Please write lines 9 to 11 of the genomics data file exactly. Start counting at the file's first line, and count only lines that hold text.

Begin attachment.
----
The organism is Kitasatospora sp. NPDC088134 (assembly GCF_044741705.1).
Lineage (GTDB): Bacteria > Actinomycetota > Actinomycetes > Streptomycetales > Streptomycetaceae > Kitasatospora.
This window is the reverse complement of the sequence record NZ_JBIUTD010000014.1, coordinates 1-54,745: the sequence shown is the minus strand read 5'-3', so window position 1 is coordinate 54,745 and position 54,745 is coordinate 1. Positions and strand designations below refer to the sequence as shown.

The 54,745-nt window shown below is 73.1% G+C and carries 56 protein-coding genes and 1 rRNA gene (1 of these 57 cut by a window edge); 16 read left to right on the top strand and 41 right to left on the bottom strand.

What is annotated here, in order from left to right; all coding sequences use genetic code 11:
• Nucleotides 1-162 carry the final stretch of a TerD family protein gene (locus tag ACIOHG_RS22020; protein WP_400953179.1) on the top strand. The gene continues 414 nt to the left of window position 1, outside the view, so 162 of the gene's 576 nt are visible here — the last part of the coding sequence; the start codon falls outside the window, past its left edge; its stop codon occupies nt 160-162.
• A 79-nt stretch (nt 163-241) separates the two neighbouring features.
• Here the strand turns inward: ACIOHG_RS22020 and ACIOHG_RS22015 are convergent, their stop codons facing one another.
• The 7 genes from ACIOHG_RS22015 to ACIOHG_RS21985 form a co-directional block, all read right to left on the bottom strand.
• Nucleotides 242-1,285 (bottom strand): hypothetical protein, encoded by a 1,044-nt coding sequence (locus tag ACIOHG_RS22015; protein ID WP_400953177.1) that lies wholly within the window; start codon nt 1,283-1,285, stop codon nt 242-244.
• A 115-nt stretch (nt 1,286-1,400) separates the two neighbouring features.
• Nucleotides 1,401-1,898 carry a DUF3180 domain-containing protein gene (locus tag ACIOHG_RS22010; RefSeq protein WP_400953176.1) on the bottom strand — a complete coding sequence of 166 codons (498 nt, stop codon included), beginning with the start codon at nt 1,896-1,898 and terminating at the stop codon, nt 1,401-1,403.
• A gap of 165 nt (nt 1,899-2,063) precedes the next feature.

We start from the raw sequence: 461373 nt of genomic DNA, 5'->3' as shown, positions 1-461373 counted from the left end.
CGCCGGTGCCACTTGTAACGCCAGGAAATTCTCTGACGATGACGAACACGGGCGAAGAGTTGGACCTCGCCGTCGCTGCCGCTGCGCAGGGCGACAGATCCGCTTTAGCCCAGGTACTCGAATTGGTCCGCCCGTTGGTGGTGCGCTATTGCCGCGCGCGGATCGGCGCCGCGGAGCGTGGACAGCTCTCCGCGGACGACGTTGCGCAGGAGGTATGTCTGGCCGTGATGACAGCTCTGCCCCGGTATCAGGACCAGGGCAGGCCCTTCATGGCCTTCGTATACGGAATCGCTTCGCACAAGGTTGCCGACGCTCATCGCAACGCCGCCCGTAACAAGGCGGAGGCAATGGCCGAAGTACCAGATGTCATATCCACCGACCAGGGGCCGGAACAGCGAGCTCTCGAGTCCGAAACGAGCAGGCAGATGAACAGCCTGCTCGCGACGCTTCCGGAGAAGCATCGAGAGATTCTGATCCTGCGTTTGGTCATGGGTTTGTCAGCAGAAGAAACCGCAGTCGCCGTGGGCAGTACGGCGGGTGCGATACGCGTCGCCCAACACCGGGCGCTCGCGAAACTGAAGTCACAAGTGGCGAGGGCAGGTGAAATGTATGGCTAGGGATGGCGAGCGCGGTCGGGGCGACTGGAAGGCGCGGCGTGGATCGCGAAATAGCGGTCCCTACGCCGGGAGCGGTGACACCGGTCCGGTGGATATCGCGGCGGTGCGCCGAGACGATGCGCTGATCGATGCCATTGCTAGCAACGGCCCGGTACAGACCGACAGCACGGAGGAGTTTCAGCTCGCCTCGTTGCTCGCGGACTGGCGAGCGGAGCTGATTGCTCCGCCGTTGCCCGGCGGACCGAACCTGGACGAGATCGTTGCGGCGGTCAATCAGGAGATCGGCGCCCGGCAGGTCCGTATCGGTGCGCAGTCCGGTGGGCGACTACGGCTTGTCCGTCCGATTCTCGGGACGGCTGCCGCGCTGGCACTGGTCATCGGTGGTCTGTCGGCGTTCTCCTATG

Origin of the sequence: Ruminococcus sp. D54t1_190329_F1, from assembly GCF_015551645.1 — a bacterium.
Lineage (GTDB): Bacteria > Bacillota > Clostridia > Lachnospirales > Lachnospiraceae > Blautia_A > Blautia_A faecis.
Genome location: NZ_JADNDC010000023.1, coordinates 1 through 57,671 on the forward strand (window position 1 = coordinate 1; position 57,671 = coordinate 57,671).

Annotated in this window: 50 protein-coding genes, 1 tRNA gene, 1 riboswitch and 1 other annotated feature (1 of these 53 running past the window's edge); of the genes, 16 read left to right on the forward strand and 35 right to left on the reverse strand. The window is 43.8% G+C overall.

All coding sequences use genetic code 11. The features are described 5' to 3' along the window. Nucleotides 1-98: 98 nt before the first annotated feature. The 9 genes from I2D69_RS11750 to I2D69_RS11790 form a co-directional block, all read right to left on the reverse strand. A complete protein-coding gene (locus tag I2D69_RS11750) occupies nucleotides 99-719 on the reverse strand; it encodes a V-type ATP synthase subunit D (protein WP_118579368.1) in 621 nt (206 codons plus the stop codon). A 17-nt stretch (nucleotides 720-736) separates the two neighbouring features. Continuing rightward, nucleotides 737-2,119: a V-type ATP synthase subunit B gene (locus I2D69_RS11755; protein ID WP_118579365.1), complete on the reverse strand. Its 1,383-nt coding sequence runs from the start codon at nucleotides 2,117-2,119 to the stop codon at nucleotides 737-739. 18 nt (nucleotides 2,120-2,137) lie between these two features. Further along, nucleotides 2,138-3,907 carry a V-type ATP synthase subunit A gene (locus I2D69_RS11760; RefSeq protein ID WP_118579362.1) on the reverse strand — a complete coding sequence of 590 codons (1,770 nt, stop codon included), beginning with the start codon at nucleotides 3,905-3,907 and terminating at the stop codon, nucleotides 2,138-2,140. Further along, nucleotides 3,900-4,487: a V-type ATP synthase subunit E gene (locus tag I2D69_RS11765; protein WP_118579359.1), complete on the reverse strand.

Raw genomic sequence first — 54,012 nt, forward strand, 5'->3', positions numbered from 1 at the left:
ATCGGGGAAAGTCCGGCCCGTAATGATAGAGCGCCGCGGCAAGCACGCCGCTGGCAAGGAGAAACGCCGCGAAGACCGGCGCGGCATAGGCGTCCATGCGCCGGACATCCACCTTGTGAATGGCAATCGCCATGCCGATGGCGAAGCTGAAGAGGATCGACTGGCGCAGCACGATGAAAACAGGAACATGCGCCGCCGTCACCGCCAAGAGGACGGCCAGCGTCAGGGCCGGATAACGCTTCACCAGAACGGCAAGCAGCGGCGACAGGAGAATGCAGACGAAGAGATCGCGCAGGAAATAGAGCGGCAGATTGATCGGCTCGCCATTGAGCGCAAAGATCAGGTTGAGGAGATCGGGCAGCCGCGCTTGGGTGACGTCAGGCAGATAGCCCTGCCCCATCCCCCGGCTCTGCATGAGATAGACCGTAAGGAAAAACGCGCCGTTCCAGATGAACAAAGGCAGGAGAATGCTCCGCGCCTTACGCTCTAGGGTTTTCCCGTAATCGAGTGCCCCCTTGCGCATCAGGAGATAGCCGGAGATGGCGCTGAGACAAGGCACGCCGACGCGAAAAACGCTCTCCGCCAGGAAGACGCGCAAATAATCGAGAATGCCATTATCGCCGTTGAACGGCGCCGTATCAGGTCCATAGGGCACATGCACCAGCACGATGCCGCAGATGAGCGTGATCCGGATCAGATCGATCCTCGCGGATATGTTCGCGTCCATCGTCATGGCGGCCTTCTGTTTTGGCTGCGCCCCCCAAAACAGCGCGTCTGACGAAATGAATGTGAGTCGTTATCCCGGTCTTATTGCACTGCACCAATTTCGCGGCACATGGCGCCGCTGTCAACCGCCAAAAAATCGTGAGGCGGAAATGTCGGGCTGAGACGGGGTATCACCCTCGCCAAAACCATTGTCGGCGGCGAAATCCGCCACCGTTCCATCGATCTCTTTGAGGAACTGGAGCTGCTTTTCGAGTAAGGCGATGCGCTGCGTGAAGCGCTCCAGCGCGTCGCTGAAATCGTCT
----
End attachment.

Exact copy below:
• The 7 genes from ACIOHG_RS22015 to ACIOHG_RS21985 form a co-directional block, all read right to left on the bottom strand.
• Nucleotides 242-1,285 (bottom strand): hypothetical protein, encoded by a 1,044-nt coding sequence (locus tag ACIOHG_RS22015; protein ID WP_400953177.1) that lies wholly within the window; start codon nt 1,283-1,285, stop codon nt 242-244.
• A 115-nt stretch (nt 1,286-1,400) separates the two neighbouring features.